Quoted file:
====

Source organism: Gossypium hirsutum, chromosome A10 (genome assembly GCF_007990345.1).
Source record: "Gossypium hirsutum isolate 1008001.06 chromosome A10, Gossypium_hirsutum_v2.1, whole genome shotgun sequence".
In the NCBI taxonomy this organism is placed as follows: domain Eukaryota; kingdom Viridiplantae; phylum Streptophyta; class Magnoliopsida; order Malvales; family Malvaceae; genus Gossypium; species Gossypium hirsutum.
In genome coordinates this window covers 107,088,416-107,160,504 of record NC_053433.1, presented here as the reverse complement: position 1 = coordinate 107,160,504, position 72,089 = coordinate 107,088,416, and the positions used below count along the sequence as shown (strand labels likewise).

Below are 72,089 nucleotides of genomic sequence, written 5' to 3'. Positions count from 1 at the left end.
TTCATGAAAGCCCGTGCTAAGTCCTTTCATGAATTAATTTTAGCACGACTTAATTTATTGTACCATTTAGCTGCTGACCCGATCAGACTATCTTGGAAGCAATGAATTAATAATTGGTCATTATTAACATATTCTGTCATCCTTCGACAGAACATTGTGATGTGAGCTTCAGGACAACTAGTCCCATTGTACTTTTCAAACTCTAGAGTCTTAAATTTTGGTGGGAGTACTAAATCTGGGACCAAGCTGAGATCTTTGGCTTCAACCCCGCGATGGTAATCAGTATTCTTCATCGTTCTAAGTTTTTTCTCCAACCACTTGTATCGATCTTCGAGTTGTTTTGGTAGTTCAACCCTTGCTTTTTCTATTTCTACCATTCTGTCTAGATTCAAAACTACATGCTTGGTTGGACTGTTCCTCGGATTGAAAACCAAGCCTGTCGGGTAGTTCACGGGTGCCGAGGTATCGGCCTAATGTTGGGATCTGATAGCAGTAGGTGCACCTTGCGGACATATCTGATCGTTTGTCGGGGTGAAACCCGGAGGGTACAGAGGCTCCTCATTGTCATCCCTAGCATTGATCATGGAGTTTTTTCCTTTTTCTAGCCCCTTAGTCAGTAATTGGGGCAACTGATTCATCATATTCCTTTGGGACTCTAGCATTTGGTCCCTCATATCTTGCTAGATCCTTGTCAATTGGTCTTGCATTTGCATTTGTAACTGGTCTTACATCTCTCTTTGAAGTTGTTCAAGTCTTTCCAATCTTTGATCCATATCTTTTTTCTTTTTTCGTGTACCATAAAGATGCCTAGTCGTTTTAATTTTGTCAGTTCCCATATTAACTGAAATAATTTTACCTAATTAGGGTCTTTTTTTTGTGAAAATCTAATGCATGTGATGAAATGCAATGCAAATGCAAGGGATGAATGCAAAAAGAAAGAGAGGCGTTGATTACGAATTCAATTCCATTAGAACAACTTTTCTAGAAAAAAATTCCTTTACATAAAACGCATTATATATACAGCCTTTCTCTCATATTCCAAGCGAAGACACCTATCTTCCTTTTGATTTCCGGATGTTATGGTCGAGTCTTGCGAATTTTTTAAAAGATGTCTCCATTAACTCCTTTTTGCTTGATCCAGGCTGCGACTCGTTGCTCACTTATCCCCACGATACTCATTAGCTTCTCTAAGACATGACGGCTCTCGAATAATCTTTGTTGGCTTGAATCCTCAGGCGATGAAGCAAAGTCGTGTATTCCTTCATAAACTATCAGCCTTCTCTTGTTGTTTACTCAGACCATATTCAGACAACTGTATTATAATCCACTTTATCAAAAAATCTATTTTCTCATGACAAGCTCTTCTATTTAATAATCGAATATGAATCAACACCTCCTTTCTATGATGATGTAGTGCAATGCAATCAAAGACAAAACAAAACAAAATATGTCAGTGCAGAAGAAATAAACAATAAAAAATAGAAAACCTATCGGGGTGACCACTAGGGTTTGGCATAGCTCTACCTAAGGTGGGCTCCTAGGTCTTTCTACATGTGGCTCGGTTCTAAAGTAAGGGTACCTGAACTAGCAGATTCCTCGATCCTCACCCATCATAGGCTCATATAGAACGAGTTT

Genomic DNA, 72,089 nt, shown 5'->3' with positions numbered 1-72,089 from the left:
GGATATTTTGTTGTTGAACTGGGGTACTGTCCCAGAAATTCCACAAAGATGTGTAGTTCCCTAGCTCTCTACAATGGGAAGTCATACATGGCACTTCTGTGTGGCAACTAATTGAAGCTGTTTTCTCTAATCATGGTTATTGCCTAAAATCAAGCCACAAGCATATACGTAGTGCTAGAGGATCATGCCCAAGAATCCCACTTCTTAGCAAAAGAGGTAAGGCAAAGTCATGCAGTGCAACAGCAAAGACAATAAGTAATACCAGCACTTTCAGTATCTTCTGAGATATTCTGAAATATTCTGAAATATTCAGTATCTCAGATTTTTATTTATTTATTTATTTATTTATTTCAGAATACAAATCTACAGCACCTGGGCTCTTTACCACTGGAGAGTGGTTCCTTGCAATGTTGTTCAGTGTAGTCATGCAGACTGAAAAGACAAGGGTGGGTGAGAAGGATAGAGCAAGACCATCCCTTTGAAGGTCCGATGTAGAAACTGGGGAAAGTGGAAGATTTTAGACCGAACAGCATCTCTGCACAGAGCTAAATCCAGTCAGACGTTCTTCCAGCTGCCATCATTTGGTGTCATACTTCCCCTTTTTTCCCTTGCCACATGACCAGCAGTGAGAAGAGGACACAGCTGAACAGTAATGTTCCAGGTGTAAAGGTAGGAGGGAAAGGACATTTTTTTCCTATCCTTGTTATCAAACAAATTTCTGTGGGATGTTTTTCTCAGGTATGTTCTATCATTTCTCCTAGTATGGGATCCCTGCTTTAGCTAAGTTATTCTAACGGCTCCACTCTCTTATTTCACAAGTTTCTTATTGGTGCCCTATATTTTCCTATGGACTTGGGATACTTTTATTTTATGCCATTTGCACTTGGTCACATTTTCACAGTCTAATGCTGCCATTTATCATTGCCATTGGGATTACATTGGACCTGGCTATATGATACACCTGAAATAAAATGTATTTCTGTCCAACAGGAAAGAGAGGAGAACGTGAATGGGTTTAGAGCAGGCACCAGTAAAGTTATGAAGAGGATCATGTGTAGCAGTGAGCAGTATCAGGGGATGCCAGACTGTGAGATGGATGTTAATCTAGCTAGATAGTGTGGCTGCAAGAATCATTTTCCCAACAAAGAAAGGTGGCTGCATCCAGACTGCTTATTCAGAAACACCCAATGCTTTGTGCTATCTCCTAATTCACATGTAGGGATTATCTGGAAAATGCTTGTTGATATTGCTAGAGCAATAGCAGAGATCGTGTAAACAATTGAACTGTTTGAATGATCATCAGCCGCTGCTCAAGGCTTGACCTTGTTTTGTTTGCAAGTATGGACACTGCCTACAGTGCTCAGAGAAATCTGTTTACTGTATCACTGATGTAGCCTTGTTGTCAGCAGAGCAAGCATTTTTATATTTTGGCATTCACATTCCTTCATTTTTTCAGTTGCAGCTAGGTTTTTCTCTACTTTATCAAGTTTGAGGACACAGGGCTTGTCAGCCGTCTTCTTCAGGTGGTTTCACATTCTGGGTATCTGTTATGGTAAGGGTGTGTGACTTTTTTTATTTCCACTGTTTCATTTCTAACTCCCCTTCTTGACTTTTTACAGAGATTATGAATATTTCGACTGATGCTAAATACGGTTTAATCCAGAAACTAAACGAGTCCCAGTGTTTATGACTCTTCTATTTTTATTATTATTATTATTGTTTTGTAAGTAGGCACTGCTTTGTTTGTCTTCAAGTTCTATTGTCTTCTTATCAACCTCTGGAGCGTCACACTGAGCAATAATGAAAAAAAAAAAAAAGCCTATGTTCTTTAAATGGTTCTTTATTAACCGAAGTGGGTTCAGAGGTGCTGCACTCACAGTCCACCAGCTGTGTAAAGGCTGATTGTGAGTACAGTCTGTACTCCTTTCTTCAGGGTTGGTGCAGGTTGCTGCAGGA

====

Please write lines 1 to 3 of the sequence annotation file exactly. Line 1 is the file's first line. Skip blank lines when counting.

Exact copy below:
Source organism: Gossypium hirsutum, chromosome A10 (genome assembly GCF_007990345.1).
Source record: "Gossypium hirsutum isolate 1008001.06 chromosome A10, Gossypium_hirsutum_v2.1, whole genome shotgun sequence".
In the NCBI taxonomy this organism is placed as follows: domain Eukaryota; kingdom Viridiplantae; phylum Streptophyta; class Magnoliopsida; order Malvales; family Malvaceae; genus Gossypium; species Gossypium hirsutum.